The Cambridge Modern History - Vol. 2

By A. W. Ward; G. W. Prothero et al. | Go to book overview
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THE Reformation emerges as an inevitable result from the interaction and opposition of many and complex forces. The spirit of the time, even when intending to be its enemy, proved its friend. The Renaissance, which had raised the ancient classical world from its grave, was not in itself opposed to the Catholic Church; but in the reason it educated and the historical temper it formed, in the literature it recovered and the languages it loved, in the imagination it cultivated and the new sense of the beautiful it created, there were forces of subtle hostility to the system which had been built upon the ruins of classical antiquity. Erasmus used his wit to mock the vulgar scholasticism of Luther. But Erasmus more than any man made Protestantism necessary and the Papacy impossible, especially to the grave and reverent peoples of the North. The navigators, who by finding new continents enlarged our notions both of the earth and man, seemed but to add fresh provinces to Rome; but, by moving the centre of social and intellectual gravity from the shores of the Mediterranean to those of the Atlantic, they inflicted on her a fatal wound. Moreover, by the easy acquisition of the wealth which lower races had accumulated, there was begotten in the Latin peoples so fierce and intolerant an avarice that their highest ambitions appeared ignoble, in contrast with the magnanimity and the enterprise of the Teutonic nations that became Protestant.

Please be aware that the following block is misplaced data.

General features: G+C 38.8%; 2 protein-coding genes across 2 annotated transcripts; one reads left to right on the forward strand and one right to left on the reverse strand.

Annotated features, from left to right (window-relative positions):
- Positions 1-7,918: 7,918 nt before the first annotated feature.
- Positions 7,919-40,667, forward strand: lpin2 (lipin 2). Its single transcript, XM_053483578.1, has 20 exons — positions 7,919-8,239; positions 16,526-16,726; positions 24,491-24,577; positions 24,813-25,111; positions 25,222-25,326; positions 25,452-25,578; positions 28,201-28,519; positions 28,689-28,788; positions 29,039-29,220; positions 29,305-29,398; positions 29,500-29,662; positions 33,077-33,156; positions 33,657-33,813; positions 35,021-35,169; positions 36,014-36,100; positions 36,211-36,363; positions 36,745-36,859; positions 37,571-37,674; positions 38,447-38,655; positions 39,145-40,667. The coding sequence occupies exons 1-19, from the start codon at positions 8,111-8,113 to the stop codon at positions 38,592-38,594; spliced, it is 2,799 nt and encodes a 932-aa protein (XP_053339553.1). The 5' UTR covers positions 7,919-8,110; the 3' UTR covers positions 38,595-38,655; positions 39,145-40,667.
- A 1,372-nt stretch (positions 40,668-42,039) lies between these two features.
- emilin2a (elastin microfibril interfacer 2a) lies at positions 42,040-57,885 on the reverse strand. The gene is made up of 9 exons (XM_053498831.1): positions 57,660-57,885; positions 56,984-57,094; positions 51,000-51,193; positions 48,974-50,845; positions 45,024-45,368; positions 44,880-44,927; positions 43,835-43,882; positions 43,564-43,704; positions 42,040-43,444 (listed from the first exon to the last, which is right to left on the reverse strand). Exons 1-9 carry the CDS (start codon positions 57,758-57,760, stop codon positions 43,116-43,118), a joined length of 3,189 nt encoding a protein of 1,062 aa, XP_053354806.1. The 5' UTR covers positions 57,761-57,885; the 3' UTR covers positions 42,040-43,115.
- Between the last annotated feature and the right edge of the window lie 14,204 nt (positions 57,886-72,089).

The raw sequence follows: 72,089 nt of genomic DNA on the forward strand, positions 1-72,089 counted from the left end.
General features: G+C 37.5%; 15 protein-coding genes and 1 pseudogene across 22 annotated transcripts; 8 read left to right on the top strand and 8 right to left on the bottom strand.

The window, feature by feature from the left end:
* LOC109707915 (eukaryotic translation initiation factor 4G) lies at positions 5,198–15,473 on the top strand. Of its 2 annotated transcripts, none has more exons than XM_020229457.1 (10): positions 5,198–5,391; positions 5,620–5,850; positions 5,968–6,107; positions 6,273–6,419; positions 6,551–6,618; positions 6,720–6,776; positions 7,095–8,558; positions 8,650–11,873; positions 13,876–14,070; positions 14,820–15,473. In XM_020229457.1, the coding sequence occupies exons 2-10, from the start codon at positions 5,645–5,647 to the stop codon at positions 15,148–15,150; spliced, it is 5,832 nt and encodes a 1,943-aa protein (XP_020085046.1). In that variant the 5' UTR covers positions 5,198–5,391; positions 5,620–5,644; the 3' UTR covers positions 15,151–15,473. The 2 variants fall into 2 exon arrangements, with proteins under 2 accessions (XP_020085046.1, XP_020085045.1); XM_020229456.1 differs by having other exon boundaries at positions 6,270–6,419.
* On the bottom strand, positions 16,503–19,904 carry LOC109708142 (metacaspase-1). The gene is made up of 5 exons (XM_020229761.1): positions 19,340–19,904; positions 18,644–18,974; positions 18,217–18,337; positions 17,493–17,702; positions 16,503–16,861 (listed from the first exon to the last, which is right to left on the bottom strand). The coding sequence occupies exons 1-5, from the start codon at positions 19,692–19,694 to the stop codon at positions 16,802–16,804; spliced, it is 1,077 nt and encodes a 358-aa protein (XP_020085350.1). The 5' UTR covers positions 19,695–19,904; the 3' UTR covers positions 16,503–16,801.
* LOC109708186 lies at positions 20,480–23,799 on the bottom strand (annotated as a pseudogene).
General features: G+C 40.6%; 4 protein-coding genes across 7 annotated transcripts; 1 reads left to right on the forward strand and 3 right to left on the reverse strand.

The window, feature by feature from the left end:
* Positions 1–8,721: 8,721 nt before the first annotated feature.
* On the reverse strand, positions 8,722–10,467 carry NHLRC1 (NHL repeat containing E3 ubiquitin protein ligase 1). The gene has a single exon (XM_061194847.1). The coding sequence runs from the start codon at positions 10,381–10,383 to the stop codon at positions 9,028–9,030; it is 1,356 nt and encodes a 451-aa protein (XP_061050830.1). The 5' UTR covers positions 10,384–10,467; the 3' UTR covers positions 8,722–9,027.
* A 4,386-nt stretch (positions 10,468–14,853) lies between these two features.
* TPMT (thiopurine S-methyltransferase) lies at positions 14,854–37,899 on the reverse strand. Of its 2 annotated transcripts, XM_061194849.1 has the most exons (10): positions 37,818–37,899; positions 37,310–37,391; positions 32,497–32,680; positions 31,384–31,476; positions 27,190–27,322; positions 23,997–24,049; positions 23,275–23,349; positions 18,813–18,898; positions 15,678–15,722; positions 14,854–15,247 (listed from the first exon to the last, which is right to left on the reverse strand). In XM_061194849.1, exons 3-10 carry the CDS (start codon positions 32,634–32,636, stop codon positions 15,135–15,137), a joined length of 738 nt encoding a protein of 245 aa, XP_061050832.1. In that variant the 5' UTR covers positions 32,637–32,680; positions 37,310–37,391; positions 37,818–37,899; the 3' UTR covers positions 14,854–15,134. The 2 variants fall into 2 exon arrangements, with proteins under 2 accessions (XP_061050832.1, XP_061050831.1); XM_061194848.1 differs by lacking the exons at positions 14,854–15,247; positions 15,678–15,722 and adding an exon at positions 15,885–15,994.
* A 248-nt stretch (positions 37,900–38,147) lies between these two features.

And just as the history of man's past lengthened and the earth around him broadened and with it his horizon, so the nature beneath him and the heavens above began by telling him their secrets to throw over him their spell. With the new knowledge of nature came new hopes which looked more to the energies that were creating the future than to the authorities that had fashioned the past. Faith in man as man, and not simply as King or noble, as Pope or priest, was reborn; and he appeared as the maker of history and the doer of the deeds that distinguish time. The most famous of the humanists were either themselves poor or sons of poor men, though they might affect, especially in Italy, the Courts of Kings and the palaces of the great, who had patronage as well as


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The Cambridge Modern History - Vol. 2


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